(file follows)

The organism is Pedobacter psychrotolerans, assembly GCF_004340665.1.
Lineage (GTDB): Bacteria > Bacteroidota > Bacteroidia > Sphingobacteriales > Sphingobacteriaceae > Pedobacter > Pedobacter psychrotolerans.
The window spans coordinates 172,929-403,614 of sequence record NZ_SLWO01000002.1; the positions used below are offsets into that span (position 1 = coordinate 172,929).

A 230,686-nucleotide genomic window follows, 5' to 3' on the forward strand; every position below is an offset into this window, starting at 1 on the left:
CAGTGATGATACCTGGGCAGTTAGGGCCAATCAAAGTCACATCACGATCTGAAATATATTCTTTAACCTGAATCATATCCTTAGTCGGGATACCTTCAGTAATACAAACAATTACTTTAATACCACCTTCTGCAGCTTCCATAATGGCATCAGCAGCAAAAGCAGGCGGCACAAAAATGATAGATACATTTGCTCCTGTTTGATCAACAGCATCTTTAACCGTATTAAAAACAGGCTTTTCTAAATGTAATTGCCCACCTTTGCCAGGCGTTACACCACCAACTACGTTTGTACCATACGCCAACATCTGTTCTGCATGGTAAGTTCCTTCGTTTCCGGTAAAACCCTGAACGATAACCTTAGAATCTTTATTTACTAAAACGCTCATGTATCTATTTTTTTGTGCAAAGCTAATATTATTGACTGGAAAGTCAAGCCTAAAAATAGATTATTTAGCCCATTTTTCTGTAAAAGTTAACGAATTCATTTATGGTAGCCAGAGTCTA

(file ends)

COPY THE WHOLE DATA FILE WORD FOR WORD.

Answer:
The organism is Pedobacter psychrotolerans, assembly GCF_004340665.1.
Lineage (GTDB): Bacteria > Bacteroidota > Bacteroidia > Sphingobacteriales > Sphingobacteriaceae > Pedobacter > Pedobacter psychrotolerans.
The window spans coordinates 172,929-403,614 of sequence record NZ_SLWO01000002.1; the positions used below are offsets into that span (position 1 = coordinate 172,929).

A 230,686-nucleotide genomic window follows, 5' to 3' on the forward strand; every position below is an offset into this window, starting at 1 on the left:
CAGTGATGATACCTGGGCAGTTAGGGCCAATCAAAGTCACATCACGATCTGAAATATATTCTTTAACCTGAATCATATCCTTAGTCGGGATACCTTCAGTAATACAAACAATTACTTTAATACCACCTTCTGCAGCTTCCATAATGGCATCAGCAGCAAAAGCAGGCGGCACAAAAATGATAGATACATTTGCTCCTGTTTGATCAACAGCATCTTTAACCGTATTAAAAACAGGCTTTTCTAAATGTAATTGCCCACCTTTGCCAGGCGTTACACCACCAACTACGTTTGTACCATACGCCAACATCTGTTCTGCATGGTAAGTTCCTTCGTTTCCGGTAAAACCCTGAACGATAACCTTAGAATCTTTATTTACTAAAACGCTCATGTATCTATTTTTTTGTGCAAAGCTAATATTATTGACTGGAAAGTCAAGCCTAAAAATAGATTATTTAGCCCATTTTTCTGTAAAAGTTAACGAATTCATTTATGGTAGCCAGAGTCTA